The device layer earlier discussed different types of devices with different networking abilities. Devices will communicate with communication layer to set up network connectivity and send the data to the Internet. This section will feature different communication strategies that one can use based on the available device. We will also discuss different communication protocols.
The section discusses different communication strategies that can be used with IoT devices. It will depict how devices will communicate with the Internet to transmit or send data. The communication strategy is devised based on the networking capability of each device. Talking about device networking capability, hosts of IoT devices by itself are unable to route data directly to the internet due to protocol incompatibility. Though there are some that may be able to connect directly to the Internet. Devices that are unable to connect directly to the Internet make use of something called ‘gateway’ or a ‘hub.’ We will talk about device gateway in detail in next section.
An IoT Device gateway is a device that glues or connects incompatible networks or protocols and provides a means to connect devices to the internet. Low powered devices like sensors connect to a gateway through protocols like Z-wave or Bluetooth LE protocol, which in turn will communicate with the broadband router to route the messages to the internet. A broadband router could use WLAN or WI-FI to connect to the internet. Protocols like ZigBee or Z-wave by itself are not equipped or capable of talking to the internet directly, and therefore gateway device is used. The gateway will translate the incoming ZigBee data into IP data that can be then routed to the internet. Gateways can also act as a firewall thereby securing the devices from any malicious attack.
Smart Gateway We could also have something called as ‘smart’ gateways. Such gateways have their own local storage and embedded application to perform analytics on data streamed directly from the devices. These are also called edge gateways. They are configured right at the edge of the device so that the data need not be sent over the network to the internet and can be analyzed or filtered close to the device in the gateway itself. The concept is also called ‘fog computing’ – a term devised by Cisco. The benefits of edge gateways lie in reduced network traffic and bandwidth, increased efficiency in terms of core data processing and delivering real -time processing.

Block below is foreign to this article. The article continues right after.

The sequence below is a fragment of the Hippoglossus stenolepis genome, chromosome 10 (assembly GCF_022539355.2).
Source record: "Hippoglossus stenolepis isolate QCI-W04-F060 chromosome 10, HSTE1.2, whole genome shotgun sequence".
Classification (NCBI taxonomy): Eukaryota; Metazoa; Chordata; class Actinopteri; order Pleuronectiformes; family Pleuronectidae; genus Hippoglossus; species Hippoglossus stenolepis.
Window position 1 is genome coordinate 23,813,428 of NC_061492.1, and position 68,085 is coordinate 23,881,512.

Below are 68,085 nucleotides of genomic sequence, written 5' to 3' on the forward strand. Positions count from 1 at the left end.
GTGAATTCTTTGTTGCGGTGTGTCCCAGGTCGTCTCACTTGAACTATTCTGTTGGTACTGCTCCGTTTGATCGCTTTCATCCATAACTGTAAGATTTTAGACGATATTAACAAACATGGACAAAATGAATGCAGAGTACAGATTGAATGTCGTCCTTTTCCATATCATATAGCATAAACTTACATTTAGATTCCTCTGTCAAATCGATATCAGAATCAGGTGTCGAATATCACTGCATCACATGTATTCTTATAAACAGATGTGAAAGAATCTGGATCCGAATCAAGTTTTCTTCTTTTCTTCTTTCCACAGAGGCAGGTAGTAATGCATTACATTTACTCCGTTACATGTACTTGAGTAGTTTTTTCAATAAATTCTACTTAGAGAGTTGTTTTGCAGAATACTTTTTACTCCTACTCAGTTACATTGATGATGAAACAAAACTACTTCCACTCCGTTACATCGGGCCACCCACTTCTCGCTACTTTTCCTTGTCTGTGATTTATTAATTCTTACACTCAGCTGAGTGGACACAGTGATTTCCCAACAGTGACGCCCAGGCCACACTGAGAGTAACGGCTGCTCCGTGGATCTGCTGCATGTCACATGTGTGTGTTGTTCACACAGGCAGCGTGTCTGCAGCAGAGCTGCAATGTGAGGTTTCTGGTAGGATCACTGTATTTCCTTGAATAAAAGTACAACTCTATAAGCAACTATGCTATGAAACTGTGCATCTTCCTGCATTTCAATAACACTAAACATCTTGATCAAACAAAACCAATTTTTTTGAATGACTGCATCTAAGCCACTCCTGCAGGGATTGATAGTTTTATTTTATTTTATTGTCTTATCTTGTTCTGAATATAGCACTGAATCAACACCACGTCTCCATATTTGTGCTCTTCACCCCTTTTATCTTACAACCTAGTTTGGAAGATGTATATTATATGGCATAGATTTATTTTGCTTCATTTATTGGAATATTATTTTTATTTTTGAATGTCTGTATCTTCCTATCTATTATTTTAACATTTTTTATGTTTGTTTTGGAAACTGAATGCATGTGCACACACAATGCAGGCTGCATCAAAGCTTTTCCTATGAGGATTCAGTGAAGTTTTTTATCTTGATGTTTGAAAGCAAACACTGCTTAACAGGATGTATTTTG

Tip – Eclipse Kura is an open source project that provides a platform for building IoT edge gateways. It is a smart application container that enables remote management of such gateways and provides a wide range of APIs for allowing you to write and deploy your own IoT application. We would revisit Kura in Chapter 3.
Smartphone as a gateway
Another form of communication could be through the use of smartphones. Instead of the gateway, a device can talk to a smartphone through say Bluetooth protocol and the data can be then channelized to the cellular network through a SIM card. This way a Smartphone can act as a gateway and eliminates the need of having a dedicated gateway device or a broadband router. A limitation to this approach is that smartphone by itself will not automate the process of data communication from the device to the internet. Manual intervention is required to set up the process of communication, for instance launching the corresponding application on the phone.
Certain devices have the capability to connect directly to the Internet without the need of any gateway. It could be either through Wi-Fi or cellular network. Modern day microcontrollers are equipped with a Wi-Fi capability that enables devices to broadcast itself over the internet. The obvious advantage is that there is no need for any dedicated gateway thereby saving that one extra hop to send the data to the cloud or internet.
Another form is a device-to-device communication. This form of communication defers the process of relaying data to the internet. Devices communicate with each other to form a mesh network. Devices communicate to collect information, report their existing states, send alerts or perform discovery routines. The communication could be with or without the human intervention. For example, a home security system may connect with a nearby alarm system to alert if someone approaches a door. The alert then can be sent to the internet so that if you are outside the home, you can get the status update.
API-based communication is the new talk of the town. In this approach, devices communicate its state to an internet service provider (say A) which then uses an API (often a REST URL) to communicate to another service provider (say B) which then triggers action to another device. This kind of API-based communication eliminates the need of installing a shared gateway. This mode of communication is handy when there are multiple disparate devices associated with a vendor service that needs to shake hands to realize a use case.